Gastric Bypass

This procedure is highly thought of more so than other weight loss surgeries often also referred to as bariatric surgery. Not only is it popular in the UK, it makes up a large proportion of weight loss surgeries across the world, including America. Of all of the surgeries it is one of the procedures which often provides the best results with regards to the amount of weight loss in patients. For this reason it is deemed very popular and in most cases, around 75% of them, results have shown that patients lose between 75 and 80% of their excess body weight over the following months after surgery. The first year post-operation will see the patient lose the most weight, and the process of losing this weight will slow down usually within the second year.


Success of this weight loss is however down to you alone and you will need to stick to a strict aftercare plan to achieve the dramatic results, which many achieve. The surgical procedure does involve the bypassing of the small intestine, which can lead to nutritional complications, you will be required to take nutritional supplements and vitamins post surgery, often as well as taking these types of supplements for the foreseeable future. This is due to the reduction of actual food intake, your body will therefore have less to absorb in terms of nutritional qualities. As well as regularly taking nutritional supplements, you will be required to follow a strict diet, this will be designed to maximise the specific types of food your body needs to stay healthy. You will have advice from specialists throughout the procedure with regards to diet, however you will have the responsibility of following it strictly. It is of upmost importance that you follow the diet set out for you, as well as taking these nutritional supplements, this will as much as possible prevent any nutritional problems developing. The gastric bypass is not the simplest of weight loss surgeries and requires a great deal of skill from the surgeon. It works by both decreasing the size of your stomach and small intestine, reducing overall food consumption and absorption.

The Operation

The procedures involve making the top section of the stomach smaller this top section is then attached to your small intestine, however in a way that bypasses some of the small intestines, reducing the digestive flow. The stomach is divided into two compartments, usually a small compartment (the top) and a larger compartment (the bottom) and therefore reducing the overall stomach size. The smaller section created in the stomach often referred to as the pouch is usually similar to the size of an egg, which can hold around 1-2 ounces of food. This reduces the size substantially as a normal stomach is approximately the size of a football. The stomach is divided by stapling or stitching, which is why a gastric bypass can sometimes be referred to as ‘stomach stapling’. The term ‘stomach stapling’ became popular in the media, however this term does not accurately describe gastric bypass surgery, the procedure is much more complex than just a simple ‘stapling’. The small intestines will be divided into two; one section of the intestine will be connected to the newly created stomach pouch, creating a new route for food. The other end of the small intestine, which is still connected to the lower original stomach, will become the bypassed area of intestine. It will however be reattached to the small intestine, as it is needed to pass digestive juices and hormones. It will be attached lower down to the other section of intestine, which has created the new route for food, thus creating a ‘Y’ shape. The surgery will be performed under a general anaesthetic, and usually takes between one and three hours to complete, but duration may be longer if any complications occur. Once the operation is completed you will be required to stay in hospital for approximately two to five days, again if complications occur your stay may be increased.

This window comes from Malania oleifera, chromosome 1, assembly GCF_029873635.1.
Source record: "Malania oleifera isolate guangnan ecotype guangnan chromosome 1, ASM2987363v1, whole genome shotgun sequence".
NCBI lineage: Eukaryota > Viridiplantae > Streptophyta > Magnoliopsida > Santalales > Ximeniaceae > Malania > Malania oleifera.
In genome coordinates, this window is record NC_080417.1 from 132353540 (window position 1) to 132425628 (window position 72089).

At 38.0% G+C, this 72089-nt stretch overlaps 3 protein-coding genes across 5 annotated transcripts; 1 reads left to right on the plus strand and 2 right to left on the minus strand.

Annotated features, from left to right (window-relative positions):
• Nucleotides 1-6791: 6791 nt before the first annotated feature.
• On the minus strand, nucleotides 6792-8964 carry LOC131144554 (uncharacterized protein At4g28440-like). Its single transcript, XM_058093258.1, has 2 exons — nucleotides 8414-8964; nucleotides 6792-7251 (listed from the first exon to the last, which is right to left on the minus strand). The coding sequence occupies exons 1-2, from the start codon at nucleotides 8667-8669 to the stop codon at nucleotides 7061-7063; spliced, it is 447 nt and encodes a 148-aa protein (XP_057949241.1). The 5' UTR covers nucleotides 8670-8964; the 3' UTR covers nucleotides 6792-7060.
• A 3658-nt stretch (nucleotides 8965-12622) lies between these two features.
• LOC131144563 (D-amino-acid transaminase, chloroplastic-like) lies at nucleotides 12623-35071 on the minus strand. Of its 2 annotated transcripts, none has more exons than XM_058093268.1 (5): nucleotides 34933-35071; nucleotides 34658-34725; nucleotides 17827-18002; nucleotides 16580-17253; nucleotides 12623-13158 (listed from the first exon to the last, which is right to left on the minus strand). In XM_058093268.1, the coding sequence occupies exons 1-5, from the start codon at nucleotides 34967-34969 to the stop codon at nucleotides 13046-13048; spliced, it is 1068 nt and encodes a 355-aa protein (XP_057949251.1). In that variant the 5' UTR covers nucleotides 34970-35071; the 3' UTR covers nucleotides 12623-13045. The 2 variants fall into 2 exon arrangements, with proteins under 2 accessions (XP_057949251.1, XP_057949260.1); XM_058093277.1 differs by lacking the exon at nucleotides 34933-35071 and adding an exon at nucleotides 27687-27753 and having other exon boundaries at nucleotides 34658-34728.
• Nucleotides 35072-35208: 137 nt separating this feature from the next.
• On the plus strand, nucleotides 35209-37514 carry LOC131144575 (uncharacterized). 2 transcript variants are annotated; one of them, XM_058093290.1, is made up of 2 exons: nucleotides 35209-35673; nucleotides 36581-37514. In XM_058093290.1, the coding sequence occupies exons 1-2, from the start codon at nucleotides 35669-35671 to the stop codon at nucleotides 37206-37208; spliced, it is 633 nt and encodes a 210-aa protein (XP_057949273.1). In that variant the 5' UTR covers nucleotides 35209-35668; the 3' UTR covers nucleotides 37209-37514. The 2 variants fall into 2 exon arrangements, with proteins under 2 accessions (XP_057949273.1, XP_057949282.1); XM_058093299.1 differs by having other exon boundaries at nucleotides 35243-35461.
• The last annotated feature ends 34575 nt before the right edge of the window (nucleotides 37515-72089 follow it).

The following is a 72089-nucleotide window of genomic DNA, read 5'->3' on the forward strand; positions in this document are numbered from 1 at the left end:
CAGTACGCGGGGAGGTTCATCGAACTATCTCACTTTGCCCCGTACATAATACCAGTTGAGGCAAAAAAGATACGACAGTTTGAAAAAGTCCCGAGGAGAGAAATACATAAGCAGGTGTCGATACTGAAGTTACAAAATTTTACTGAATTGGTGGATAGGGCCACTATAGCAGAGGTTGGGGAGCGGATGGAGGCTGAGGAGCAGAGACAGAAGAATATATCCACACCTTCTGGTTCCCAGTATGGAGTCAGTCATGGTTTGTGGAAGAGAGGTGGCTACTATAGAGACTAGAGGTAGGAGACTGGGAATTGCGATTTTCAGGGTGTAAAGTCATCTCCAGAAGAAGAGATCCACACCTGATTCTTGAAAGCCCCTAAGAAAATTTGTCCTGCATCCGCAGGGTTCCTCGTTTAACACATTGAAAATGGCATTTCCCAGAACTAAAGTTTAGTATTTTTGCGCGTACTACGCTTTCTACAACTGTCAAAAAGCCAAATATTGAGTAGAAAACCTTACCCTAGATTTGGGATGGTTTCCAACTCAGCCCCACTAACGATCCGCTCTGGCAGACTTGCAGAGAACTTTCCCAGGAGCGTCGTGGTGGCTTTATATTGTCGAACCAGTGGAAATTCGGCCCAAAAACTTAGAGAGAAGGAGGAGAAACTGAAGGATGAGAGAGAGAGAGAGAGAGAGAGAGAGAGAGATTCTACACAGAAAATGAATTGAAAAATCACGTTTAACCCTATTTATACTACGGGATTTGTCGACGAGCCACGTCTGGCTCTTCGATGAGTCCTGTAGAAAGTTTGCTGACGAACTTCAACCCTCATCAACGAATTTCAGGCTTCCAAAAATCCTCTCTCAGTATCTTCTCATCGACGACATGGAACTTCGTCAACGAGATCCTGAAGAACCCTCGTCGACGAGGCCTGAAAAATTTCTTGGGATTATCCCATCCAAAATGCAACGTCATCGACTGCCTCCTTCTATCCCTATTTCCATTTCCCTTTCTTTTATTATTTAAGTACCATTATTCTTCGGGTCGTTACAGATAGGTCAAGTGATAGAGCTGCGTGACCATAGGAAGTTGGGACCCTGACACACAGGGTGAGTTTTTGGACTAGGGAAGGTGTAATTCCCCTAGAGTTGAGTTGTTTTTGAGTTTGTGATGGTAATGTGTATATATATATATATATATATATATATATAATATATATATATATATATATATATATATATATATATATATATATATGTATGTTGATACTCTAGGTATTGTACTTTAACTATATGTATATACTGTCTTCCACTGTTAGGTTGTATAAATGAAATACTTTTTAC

Possible Adjustments

Many patients who are undergoing this surgery ask how much of the small intestine is bypassed. As stated earlier the section bypassed, is the part in which is already attached to your stomach; usually this is cut around 40 inches/100cm down. It is possible for both lengths of the small intestine to be adjusted increasing or decreasing the amount of food that can be absorbed. For example the larger the amount of intestine bypassed the fewer calories you will be able to absorb, therefore the maximum amount of weight can be lost.

How Will My Digestive System Change?

You will need to alter your lifestyle following the procedure, especially the way in which you consume food. You must chew your food at a slow pace whilst ensuring food is chewed as much as possible. Once the food has been chewed correctly, it will pass down the oesophagus, into your new stomach pouch, and then into the small intestine. The bile and other enzymes will be passed through the bypassed section of small intestine, and will join the food lower down the small intestine, along the foods ‘new route’. This will decrease the time that calories can be absorbed, as well as decreasing the amount of food that can be held in the stomach, inevitably leading to successful weight loss.

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